Page 2 of 7A NEW PERSPECTIVE ON NON-FORMAL EDUCATION
NFE has always been loosely defined, and in developing countries, it has come to represent a large variety of programs spanning a wide range of age groups, target populations, and content areas. The concept of NFE needs to be unpacked to better understand the various nuances associated with the term in differing contexts and in changing times.
The original version of NFE emerged in the late 1960s and early 1970s. Coombs (1968) and Coombs and Ahmed (1974) defined NFE as an alternative form of education for adults and children that occurred outside of the traditional classroom environment. The need for NFE arose in the context of the widespread disillusionment with formal schooling in the 1970s (Illich 1973). NFE was then seen as a panacea for the ills of education in developed and developing countries (Freire 1972), and aid agencies made substantial investments in NFE from the late 1960s to the 1980s.
The 1990s witnessed a growing ambivalence toward NFE programs as they became associated with second rate educational programs catering to the needs of poor and marginalized groups. Because accreditation frameworks were weak or non-existent in most countries, NFE students suffered a disadvantage vis-àvis those from the formal education stream in either not being certified or in not getting absorbed in the job market.
More recently, NFE has undergone a resurgence in developing countries because of the realization that formal schooling, in its present form, has limited reach. Furthermore, it is now recognized that the educational needs of young people and adults are varied and should be addressed through suitable programs. In developed countries, NFE has assumed importance in the context of lifelong learning, which sees learning as taking place not only in schools and colleges, but throughout the lifespan, in many different locations and times and in formal, non-formal, and informal modes.
With the growing interest in NFE, it is necessary to understand what constitutes NFE and how it relates to formal and informal education, particularly in light of the diversity of formal education at present. For example, is open and distance learning part of formal or non-formal education? Are private commercial educational programs that lead to various kinds certification part of the formal system? What about e-learning? The boundaries between formal and non-formal education are becoming increasingly blurred. Even within non-formal education, there is a wide continuum of educational programs. At one end is the flexible schooling model that now exists in a number of countries, while at the other end are the highly participatory educational programs that are designed to suit the learning needs of each particular learning group.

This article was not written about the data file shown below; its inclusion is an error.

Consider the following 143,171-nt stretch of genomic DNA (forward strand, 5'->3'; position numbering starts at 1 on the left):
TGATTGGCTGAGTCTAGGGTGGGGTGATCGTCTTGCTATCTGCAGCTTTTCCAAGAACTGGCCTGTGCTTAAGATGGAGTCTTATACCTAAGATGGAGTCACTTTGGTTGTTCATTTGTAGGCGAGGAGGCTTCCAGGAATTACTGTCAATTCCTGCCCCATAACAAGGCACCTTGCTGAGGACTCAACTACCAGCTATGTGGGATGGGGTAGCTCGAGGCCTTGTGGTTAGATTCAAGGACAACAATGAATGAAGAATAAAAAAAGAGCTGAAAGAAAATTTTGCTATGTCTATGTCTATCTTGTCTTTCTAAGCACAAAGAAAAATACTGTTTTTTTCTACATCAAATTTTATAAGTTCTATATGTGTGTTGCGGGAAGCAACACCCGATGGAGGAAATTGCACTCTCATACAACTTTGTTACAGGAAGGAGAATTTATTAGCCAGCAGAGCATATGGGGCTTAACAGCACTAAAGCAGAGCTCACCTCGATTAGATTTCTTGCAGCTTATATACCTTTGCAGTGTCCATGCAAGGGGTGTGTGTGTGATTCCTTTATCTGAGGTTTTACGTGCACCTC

Earlier approaches regarded formal, non-formal, and informal education as distinct categories. In contrast, Rogers (2004) proposes that they be viewed as part of a continuum, with fine gradations between them and blurred boundaries. According to Rogers, the key distinction between these three categories of education would lie in the individualization of learning. While formal education would be highly de-contextualized, standardized, and generalized, informal learning would be highly contextualized1 and non-formal learning would be a hybrid that would include informal learning as well as formal learning.
Most countries in the Asia Pacific region have actively promoted NFE programs for out-of-school youth and adults. Many of these programs were well under way even before the Education for All (EFA) Conference held in Jomtien, Thailand, in 1990. In fact, by then most countries in the region had already established separate organizational arrangements for promoting NFE as an effective channel of basic education. Apart from national NFE programs initiated by governments, the last decade has also witnessed the emergence of non-governmental initiatives in NFE.
The current emphasis on creating ‘knowledge-based’ societies has made ‘learning’ throughout life more important, which in turn requires an education system to have greater flexibility to enable learners to enter and leave the system at different points. Thus, accreditation and equivalency and other synergies between the formal and the non-formal learning sectors have become essential. Moreover, a wide range of education providers, including universities, NGOs, government agencies, and the private sector, needs to be involved, particularly because learners, who have diverse learning styles, would need different kinds of skills from formal, non-formal, informal, and distance and open learning institutions.
A joint research project undertaken by member institutions of the Asia Pacific Programme of Education for All (APPEAL) Resource and Training Consortium (ARTC) to document and disseminate innovative approaches to NFE and lifelong learning in the region classifies NFE innovations in the region under three broad categories (UNESCO 2002):
On the whole, the case studies demonstrate that NFE is gaining ground in many countries in the Asia Pacific region. NFE programs are expanding even in countries with a high level of basic education coverage and these programs are making the formal system more flexible. In fact, in most countries, NFE programs are evolving into a potential mechanism for meeting the emerging educational needs of people more effectively than the formal system of education.